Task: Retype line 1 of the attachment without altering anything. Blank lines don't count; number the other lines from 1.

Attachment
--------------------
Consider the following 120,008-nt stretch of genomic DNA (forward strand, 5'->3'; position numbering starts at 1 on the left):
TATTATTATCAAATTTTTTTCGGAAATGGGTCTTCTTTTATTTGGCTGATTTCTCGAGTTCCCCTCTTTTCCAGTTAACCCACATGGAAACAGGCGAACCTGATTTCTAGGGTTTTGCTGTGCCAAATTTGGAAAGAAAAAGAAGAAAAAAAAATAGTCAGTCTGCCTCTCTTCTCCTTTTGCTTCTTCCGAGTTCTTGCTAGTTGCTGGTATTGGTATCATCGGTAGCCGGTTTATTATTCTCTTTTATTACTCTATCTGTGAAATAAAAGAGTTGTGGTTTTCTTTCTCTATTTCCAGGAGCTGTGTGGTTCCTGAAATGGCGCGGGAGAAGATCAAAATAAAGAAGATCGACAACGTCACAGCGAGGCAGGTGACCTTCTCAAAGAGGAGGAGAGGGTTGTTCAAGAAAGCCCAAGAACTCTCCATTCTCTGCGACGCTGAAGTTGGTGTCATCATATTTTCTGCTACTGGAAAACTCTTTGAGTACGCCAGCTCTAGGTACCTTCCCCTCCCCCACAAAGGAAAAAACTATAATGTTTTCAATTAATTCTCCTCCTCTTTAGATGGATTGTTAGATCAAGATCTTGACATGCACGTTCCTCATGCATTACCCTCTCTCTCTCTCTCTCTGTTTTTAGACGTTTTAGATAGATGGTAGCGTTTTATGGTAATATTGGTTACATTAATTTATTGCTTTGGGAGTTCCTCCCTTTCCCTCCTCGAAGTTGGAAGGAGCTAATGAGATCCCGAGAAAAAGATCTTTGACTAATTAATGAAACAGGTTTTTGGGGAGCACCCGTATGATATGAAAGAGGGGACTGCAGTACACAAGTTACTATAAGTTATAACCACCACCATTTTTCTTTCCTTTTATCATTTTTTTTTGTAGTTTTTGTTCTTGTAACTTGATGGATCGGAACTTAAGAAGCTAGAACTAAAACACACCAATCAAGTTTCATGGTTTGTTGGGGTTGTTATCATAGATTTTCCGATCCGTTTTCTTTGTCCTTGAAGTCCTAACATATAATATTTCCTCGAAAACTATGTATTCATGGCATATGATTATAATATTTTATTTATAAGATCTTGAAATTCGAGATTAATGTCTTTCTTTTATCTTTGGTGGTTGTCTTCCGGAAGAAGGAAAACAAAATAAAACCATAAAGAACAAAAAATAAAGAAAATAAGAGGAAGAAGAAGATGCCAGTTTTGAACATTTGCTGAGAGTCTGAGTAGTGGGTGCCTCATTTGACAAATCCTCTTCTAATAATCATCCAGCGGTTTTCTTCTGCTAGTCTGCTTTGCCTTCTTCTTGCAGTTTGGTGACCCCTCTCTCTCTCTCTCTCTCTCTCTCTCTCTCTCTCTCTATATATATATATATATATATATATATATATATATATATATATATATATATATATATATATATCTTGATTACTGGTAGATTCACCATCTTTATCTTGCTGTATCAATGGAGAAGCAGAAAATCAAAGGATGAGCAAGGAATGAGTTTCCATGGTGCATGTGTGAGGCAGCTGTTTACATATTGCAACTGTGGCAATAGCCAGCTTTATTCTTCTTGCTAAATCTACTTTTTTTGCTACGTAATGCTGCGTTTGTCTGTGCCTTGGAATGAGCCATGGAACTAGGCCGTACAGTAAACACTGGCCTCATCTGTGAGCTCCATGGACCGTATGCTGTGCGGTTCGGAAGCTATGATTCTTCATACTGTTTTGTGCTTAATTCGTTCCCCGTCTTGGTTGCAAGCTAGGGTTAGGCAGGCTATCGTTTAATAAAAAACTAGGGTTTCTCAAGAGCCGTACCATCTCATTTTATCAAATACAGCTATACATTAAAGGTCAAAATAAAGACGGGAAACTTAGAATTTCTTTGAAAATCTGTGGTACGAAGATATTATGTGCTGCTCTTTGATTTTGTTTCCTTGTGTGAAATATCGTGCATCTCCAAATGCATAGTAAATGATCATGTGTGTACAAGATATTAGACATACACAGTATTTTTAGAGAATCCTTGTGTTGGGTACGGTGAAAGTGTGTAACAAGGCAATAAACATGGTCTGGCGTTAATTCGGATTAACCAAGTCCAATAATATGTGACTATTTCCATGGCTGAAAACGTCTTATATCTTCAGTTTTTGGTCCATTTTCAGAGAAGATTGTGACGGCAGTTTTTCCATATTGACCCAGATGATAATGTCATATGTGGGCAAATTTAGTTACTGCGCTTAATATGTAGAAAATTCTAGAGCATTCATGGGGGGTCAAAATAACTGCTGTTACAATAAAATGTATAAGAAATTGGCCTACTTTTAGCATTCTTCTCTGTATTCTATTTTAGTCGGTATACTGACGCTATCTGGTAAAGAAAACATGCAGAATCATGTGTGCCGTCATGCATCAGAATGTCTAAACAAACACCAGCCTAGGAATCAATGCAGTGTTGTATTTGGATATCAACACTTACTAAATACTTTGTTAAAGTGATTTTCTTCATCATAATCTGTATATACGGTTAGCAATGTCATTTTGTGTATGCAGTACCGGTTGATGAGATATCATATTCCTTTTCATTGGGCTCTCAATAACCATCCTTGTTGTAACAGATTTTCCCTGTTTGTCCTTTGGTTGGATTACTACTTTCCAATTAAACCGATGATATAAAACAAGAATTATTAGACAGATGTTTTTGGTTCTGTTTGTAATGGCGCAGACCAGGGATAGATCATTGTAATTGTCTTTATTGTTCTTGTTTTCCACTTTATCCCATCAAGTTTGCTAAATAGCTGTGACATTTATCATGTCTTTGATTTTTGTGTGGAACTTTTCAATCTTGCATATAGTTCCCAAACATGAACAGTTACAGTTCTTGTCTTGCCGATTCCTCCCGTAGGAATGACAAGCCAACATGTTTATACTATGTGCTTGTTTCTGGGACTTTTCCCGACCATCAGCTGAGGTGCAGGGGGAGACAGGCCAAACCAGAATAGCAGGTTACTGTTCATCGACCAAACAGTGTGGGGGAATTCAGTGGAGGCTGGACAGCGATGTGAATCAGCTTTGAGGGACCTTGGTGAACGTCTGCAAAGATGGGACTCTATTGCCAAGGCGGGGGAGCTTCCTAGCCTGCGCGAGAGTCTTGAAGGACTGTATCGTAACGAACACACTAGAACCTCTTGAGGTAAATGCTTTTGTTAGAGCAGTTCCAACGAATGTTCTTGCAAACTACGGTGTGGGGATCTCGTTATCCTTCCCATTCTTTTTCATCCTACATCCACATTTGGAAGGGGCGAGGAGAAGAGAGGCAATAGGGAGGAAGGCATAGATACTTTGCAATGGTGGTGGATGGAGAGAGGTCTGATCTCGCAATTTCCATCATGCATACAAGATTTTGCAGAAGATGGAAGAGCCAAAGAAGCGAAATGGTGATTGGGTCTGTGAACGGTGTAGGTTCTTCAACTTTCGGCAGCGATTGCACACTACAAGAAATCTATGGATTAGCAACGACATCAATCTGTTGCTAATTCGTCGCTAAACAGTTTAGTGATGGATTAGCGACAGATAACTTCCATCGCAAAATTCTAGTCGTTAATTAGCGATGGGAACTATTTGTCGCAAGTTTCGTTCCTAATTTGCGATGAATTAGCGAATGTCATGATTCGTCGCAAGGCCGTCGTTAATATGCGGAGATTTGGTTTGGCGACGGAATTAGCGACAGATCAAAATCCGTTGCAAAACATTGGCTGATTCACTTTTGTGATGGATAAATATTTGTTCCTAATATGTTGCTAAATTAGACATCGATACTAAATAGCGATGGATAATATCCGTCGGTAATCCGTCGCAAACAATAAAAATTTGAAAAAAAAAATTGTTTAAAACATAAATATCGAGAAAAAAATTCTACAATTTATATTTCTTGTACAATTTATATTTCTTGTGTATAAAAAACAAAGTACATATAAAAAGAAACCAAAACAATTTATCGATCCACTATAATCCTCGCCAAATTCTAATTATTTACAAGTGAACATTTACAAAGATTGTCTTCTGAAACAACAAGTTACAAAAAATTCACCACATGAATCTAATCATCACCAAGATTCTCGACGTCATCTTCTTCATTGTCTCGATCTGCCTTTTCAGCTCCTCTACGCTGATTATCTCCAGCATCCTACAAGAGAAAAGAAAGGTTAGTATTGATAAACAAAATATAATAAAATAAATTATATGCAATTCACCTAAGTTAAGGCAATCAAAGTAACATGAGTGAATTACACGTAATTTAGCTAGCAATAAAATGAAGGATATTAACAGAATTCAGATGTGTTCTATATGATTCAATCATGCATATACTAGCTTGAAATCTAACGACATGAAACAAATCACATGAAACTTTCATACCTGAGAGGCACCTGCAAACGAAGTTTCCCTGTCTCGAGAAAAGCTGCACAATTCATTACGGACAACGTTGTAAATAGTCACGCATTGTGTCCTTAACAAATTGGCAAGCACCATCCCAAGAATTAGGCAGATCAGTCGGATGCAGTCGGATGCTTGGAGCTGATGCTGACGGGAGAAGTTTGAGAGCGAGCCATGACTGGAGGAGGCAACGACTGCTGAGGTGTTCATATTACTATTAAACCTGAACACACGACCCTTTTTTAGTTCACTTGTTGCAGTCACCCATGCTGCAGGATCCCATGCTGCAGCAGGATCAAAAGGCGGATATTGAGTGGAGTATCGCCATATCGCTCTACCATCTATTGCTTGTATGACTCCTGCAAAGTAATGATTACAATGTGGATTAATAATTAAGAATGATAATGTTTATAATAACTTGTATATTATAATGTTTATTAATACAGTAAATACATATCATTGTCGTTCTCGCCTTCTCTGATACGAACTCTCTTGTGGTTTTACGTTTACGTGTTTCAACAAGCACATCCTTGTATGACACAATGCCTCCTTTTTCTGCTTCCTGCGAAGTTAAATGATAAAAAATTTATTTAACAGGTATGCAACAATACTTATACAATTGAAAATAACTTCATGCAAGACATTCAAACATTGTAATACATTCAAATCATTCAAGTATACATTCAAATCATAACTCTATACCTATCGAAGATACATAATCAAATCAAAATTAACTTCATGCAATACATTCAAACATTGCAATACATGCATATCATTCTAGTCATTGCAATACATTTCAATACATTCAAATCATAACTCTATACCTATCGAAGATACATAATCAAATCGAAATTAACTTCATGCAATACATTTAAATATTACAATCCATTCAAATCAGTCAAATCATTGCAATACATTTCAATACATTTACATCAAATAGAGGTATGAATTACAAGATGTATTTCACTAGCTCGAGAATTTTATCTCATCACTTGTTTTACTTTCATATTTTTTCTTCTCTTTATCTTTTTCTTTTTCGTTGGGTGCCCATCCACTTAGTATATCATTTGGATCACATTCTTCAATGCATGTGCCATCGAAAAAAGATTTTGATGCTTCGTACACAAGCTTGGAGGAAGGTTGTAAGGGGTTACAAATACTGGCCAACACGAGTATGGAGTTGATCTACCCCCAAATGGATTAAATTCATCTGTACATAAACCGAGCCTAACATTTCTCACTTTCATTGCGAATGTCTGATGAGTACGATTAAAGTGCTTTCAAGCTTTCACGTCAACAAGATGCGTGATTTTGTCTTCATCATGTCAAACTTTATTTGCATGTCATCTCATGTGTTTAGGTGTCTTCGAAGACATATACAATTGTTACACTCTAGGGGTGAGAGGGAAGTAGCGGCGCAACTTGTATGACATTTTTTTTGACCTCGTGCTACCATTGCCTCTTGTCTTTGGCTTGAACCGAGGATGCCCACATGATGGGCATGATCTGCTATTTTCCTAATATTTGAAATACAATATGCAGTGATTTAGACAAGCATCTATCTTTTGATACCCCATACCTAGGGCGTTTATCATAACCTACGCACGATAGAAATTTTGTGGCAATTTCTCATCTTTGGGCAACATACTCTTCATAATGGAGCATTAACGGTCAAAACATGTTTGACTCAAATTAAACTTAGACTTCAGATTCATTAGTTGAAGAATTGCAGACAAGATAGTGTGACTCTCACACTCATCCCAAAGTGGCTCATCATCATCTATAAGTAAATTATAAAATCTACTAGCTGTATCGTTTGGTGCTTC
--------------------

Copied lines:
Consider the following 120,008-nt stretch of genomic DNA (forward strand, 5'->3'; position numbering starts at 1 on the left):